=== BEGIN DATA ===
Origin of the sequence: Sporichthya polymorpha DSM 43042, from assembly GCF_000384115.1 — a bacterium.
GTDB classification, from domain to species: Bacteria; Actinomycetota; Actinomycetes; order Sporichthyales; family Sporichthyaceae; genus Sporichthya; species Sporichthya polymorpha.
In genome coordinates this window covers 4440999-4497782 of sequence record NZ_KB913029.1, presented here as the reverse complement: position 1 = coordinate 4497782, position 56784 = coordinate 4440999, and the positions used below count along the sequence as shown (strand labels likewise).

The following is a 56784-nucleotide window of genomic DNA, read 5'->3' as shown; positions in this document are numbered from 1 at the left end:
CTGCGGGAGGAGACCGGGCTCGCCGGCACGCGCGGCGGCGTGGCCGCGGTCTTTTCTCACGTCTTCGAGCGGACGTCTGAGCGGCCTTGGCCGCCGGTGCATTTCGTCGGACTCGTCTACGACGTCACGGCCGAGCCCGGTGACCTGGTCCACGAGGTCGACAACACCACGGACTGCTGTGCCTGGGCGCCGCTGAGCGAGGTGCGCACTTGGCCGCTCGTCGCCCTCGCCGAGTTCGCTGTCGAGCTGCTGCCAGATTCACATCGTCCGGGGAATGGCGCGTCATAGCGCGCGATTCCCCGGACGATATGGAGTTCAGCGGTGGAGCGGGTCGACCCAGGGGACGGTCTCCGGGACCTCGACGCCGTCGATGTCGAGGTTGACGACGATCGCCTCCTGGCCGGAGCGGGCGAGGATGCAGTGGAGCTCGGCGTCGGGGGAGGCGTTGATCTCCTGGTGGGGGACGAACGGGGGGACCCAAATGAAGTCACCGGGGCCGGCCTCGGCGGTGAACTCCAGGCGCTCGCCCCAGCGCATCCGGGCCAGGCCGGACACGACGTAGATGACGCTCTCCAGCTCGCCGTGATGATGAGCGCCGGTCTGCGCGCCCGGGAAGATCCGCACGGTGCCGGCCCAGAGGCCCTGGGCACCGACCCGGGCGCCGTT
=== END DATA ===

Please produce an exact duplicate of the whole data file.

Origin of the sequence: Sporichthya polymorpha DSM 43042, from assembly GCF_000384115.1 — a bacterium.
GTDB classification, from domain to species: Bacteria; Actinomycetota; Actinomycetes; order Sporichthyales; family Sporichthyaceae; genus Sporichthya; species Sporichthya polymorpha.
In genome coordinates this window covers 4440999-4497782 of sequence record NZ_KB913029.1, presented here as the reverse complement: position 1 = coordinate 4497782, position 56784 = coordinate 4440999, and the positions used below count along the sequence as shown (strand labels likewise).

The following is a 56784-nucleotide window of genomic DNA, read 5'->3' as shown; positions in this document are numbered from 1 at the left end:
CTGCGGGAGGAGACCGGGCTCGCCGGCACGCGCGGCGGCGTGGCCGCGGTCTTTTCTCACGTCTTCGAGCGGACGTCTGAGCGGCCTTGGCCGCCGGTGCATTTCGTCGGACTCGTCTACGACGTCACGGCCGAGCCCGGTGACCTGGTCCACGAGGTCGACAACACCACGGACTGCTGTGCCTGGGCGCCGCTGAGCGAGGTGCGCACTTGGCCGCTCGTCGCCCTCGCCGAGTTCGCTGTCGAGCTGCTGCCAGATTCACATCGTCCGGGGAATGGCGCGTCATAGCGCGCGATTCCCCGGACGATATGGAGTTCAGCGGTGGAGCGGGTCGACCCAGGGGACGGTCTCCGGGACCTCGACGCCGTCGATGTCGAGGTTGACGACGATCGCCTCCTGGCCGGAGCGGGCGAGGATGCAGTGGAGCTCGGCGTCGGGGGAGGCGTTGATCTCCTGGTGGGGGACGAACGGGGGGACCCAAATGAAGTCACCGGGGCCGGCCTCGGCGGTGAACTCCAGGCGCTCGCCCCAGCGCATCCGGGCCAGGCCGGACACGACGTAGATGACGCTCTCCAGCTCGCCGTGATGATGAGCGCCGGTCTGCGCGCCCGGGAAGATCCGCACGGTGCCGGCCCAGAGGCCCTGGGCACCGACCCGGGCGCCGTT